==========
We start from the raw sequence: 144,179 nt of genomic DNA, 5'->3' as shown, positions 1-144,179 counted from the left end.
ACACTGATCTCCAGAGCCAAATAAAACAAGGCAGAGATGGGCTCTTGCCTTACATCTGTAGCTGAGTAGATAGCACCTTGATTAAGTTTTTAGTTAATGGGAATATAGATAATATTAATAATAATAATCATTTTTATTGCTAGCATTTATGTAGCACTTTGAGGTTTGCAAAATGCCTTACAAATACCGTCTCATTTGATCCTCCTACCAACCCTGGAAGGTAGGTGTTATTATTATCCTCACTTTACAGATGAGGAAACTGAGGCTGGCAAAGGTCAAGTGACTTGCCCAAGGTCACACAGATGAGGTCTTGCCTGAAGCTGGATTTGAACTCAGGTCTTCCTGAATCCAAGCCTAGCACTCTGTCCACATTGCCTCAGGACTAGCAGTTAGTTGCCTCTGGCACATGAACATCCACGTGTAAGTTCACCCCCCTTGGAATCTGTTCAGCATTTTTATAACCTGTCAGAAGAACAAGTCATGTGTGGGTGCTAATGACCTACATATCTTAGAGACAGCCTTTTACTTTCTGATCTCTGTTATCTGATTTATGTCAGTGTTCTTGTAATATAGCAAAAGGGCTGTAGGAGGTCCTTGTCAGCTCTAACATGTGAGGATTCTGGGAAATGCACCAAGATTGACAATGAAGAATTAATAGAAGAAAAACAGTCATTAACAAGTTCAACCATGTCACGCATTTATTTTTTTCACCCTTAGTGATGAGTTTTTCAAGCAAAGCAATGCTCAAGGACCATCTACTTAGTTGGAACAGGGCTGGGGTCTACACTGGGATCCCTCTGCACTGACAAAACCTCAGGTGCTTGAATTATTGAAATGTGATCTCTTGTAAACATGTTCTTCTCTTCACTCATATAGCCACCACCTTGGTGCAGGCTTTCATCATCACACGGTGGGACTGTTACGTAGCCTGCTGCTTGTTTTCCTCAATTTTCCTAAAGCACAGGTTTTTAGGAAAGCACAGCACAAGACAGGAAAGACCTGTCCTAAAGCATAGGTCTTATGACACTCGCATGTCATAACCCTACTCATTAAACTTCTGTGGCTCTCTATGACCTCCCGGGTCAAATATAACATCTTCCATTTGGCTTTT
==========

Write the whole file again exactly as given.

We start from the raw sequence: 144,179 nt of genomic DNA, 5'->3' as shown, positions 1-144,179 counted from the left end.
ACACTGATCTCCAGAGCCAAATAAAACAAGGCAGAGATGGGCTCTTGCCTTACATCTGTAGCTGAGTAGATAGCACCTTGATTAAGTTTTTAGTTAATGGGAATATAGATAATATTAATAATAATAATCATTTTTATTGCTAGCATTTATGTAGCACTTTGAGGTTTGCAAAATGCCTTACAAATACCGTCTCATTTGATCCTCCTACCAACCCTGGAAGGTAGGTGTTATTATTATCCTCACTTTACAGATGAGGAAACTGAGGCTGGCAAAGGTCAAGTGACTTGCCCAAGGTCACACAGATGAGGTCTTGCCTGAAGCTGGATTTGAACTCAGGTCTTCCTGAATCCAAGCCTAGCACTCTGTCCACATTGCCTCAGGACTAGCAGTTAGTTGCCTCTGGCACATGAACATCCACGTGTAAGTTCACCCCCCTTGGAATCTGTTCAGCATTTTTATAACCTGTCAGAAGAACAAGTCATGTGTGGGTGCTAATGACCTACATATCTTAGAGACAGCCTTTTACTTTCTGATCTCTGTTATCTGATTTATGTCAGTGTTCTTGTAATATAGCAAAAGGGCTGTAGGAGGTCCTTGTCAGCTCTAACATGTGAGGATTCTGGGAAATGCACCAAGATTGACAATGAAGAATTAATAGAAGAAAAACAGTCATTAACAAGTTCAACCATGTCACGCATTTATTTTTTTCACCCTTAGTGATGAGTTTTTCAAGCAAAGCAATGCTCAAGGACCATCTACTTAGTTGGAACAGGGCTGGGGTCTACACTGGGATCCCTCTGCACTGACAAAACCTCAGGTGCTTGAATTATTGAAATGTGATCTCTTGTAAACATGTTCTTCTCTTCACTCATATAGCCACCACCTTGGTGCAGGCTTTCATCATCACACGGTGGGACTGTTACGTAGCCTGCTGCTTGTTTTCCTCAATTTTCCTAAAGCACAGGTTTTTAGGAAAGCACAGCACAAGACAGGAAAGACCTGTCCTAAAGCATAGGTCTTATGACACTCGCATGTCATAACCCTACTCATTAAACTTCTGTGGCTCTCTATGACCTCCCGGGTCAAATATAACATCTTCCATTTGGCTTTT